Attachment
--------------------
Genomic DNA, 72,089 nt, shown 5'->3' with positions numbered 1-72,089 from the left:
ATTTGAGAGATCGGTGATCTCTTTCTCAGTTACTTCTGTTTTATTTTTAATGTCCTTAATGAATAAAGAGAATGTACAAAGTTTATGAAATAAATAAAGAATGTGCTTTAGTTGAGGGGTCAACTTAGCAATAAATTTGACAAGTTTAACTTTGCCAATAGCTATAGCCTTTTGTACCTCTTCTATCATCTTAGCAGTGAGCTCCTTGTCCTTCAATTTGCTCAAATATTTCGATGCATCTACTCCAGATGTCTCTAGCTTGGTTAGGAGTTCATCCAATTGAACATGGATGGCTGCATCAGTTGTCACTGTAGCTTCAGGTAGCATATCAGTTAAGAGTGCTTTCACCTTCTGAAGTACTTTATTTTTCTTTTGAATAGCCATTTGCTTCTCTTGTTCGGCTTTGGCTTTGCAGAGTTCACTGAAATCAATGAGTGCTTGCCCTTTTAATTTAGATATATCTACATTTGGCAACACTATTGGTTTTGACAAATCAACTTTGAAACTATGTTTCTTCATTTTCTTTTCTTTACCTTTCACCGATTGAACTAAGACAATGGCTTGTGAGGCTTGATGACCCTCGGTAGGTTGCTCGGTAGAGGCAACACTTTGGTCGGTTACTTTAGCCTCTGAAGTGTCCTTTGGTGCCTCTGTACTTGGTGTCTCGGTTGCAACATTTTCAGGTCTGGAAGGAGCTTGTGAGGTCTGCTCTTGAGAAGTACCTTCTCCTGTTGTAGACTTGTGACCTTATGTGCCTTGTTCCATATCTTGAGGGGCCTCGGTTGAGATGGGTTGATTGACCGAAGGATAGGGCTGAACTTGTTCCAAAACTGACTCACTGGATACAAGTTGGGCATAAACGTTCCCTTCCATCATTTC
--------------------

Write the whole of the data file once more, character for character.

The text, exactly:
Genomic DNA, 72,089 nt, shown 5'->3' with positions numbered 1-72,089 from the left:
ATTTGAGAGATCGGTGATCTCTTTCTCAGTTACTTCTGTTTTATTTTTAATGTCCTTAATGAATAAAGAGAATGTACAAAGTTTATGAAATAAATAAAGAATGTGCTTTAGTTGAGGGGTCAACTTAGCAATAAATTTGACAAGTTTAACTTTGCCAATAGCTATAGCCTTTTGTACCTCTTCTATCATCTTAGCAGTGAGCTCCTTGTCCTTCAATTTGCTCAAATATTTCGATGCATCTACTCCAGATGTCTCTAGCTTGGTTAGGAGTTCATCCAATTGAACATGGATGGCTGCATCAGTTGTCACTGTAGCTTCAGGTAGCATATCAGTTAAGAGTGCTTTCACCTTCTGAAGTACTTTATTTTTCTTTTGAATAGCCATTTGCTTCTCTTGTTCGGCTTTGGCTTTGCAGAGTTCACTGAAATCAATGAGTGCTTGCCCTTTTAATTTAGATATATCTACATTTGGCAACACTATTGGTTTTGACAAATCAACTTTGAAACTATGTTTCTTCATTTTCTTTTCTTTACCTTTCACCGATTGAACTAAGACAATGGCTTGTGAGGCTTGATGACCCTCGGTAGGTTGCTCGGTAGAGGCAACACTTTGGTCGGTTACTTTAGCCTCTGAAGTGTCCTTTGGTGCCTCTGTACTTGGTGTCTCGGTTGCAACATTTTCAGGTCTGGAAGGAGCTTGTGAGGTCTGCTCTTGAGAAGTACCTTCTCCTGTTGTAGACTTGTGACCTTATGTGCCTTGTTCCATATCTTGAGGGGCCTCGGTTGAGATGGGTTGATTGACCGAAGGATAGGGCTGAACTTGTTCCAAAACTGACTCACTGGATACAAGTTGGGCATAAACGTTCCCTTCCATCATTTC